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Cat Marchese

J.R. Booth Didn't Slumber


30 x 30 inches



Cat is an award-winning photographer who reignites nuggets of history with her camera. Citybonez™, her collection of historical high resolution brick images paying photographic homage to Toronto's building blocks manufactured by local brickyards, is now followed up with her latest works. Going back a few centuries, WOOD(Z) pays historical photographic reverence to the Canadian Logging Industry. Cat's images are a collection of branded logs and log ends. Wood was a primary material used in construction until it was banned from being the primary material for construction, following a fire that razed Toronto's downtown buildings in 1904. Bylaws were changed and bricks then became a popular and safer solution.


A qualified diving team finds and pulls up from the bottoms of rivers, felled trees and sunken timber from a century and a half of log drives. The log ends are marked with historical timber company branding, which identify lumber companies during the logging days of the 1800s - 1900s such as J.R. Booth (known as the King of Lumber),  McLachlin Brothers (Arnprior, Ontario), and E.B. Eddy Company (now a division of Domtar Inc).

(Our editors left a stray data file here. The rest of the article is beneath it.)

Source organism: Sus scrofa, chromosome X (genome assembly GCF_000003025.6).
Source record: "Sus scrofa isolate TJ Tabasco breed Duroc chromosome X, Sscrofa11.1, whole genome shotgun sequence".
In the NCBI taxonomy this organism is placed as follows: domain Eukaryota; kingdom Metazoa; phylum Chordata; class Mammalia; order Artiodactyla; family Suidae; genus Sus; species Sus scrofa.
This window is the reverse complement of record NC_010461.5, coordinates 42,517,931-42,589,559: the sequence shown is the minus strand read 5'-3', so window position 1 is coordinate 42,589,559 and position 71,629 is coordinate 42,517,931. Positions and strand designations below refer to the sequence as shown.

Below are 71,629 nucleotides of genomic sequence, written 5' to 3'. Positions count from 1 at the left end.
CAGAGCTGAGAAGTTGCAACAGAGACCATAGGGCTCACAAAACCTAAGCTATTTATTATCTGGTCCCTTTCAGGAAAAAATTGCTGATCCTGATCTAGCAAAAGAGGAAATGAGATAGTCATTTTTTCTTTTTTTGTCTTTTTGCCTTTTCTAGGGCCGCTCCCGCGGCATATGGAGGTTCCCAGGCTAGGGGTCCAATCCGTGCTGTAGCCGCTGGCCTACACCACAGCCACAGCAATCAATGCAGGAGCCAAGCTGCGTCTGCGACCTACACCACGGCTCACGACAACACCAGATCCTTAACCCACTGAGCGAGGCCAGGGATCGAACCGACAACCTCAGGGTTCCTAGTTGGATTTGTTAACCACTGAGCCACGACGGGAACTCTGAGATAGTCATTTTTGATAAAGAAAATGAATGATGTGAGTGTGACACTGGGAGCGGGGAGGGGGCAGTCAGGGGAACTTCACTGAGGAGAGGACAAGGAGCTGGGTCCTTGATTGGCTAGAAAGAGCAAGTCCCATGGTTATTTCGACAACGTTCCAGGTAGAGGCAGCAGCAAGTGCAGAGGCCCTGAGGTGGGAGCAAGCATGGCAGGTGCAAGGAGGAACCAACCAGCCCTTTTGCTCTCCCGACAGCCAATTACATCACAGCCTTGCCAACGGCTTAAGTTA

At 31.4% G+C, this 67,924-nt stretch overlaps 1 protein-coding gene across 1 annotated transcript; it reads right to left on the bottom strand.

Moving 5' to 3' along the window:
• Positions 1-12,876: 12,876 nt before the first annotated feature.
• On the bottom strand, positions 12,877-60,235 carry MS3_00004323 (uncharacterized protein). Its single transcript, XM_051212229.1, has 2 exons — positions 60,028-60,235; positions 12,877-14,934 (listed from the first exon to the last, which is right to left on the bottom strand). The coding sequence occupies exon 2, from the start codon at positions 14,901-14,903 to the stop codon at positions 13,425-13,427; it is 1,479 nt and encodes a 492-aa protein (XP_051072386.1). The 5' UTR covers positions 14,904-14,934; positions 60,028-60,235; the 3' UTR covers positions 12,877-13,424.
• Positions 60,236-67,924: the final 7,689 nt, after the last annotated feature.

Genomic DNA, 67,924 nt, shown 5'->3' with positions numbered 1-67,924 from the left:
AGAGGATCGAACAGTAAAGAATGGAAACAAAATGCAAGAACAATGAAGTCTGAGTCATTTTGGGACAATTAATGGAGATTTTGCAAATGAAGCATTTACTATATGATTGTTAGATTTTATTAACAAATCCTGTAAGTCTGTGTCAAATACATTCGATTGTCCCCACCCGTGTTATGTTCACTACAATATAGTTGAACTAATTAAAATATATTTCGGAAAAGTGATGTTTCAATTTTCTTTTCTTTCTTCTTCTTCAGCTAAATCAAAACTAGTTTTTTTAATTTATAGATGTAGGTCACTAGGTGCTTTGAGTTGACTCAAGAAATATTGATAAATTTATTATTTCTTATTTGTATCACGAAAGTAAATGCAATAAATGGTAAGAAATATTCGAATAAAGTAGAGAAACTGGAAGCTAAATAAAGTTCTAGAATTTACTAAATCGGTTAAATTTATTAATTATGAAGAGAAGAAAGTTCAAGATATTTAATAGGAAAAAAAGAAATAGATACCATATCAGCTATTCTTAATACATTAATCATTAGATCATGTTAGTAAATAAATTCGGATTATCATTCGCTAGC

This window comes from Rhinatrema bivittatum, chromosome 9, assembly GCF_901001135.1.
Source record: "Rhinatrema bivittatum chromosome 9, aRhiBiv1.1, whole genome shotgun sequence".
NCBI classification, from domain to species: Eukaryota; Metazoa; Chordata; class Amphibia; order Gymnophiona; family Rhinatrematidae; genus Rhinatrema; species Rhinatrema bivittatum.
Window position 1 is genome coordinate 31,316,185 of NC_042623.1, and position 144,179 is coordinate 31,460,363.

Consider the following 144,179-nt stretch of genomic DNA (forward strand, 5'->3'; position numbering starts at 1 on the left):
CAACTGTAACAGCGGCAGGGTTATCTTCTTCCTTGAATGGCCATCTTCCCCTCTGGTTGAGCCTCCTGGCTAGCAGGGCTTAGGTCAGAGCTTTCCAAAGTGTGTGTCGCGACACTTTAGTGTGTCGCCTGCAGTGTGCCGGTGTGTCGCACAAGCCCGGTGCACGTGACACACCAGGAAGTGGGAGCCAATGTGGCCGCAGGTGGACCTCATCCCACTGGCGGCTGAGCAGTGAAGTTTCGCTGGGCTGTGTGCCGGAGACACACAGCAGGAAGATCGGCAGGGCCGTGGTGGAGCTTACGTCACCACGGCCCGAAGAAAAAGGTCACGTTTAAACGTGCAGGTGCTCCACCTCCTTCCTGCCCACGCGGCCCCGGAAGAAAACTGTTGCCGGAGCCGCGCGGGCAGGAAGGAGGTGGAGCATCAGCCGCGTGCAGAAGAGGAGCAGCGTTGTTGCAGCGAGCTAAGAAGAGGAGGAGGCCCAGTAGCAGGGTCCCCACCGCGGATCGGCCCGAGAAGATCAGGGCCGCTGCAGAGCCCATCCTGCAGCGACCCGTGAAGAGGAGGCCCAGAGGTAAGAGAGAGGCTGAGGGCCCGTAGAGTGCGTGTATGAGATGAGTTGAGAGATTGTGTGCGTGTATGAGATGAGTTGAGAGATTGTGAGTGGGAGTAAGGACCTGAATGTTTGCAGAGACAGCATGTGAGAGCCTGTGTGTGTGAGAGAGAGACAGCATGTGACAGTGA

These beautiful centuries old wood chunks were initially left behind. Each piece tells a unique story, one that connects us to forests, nature and history. 

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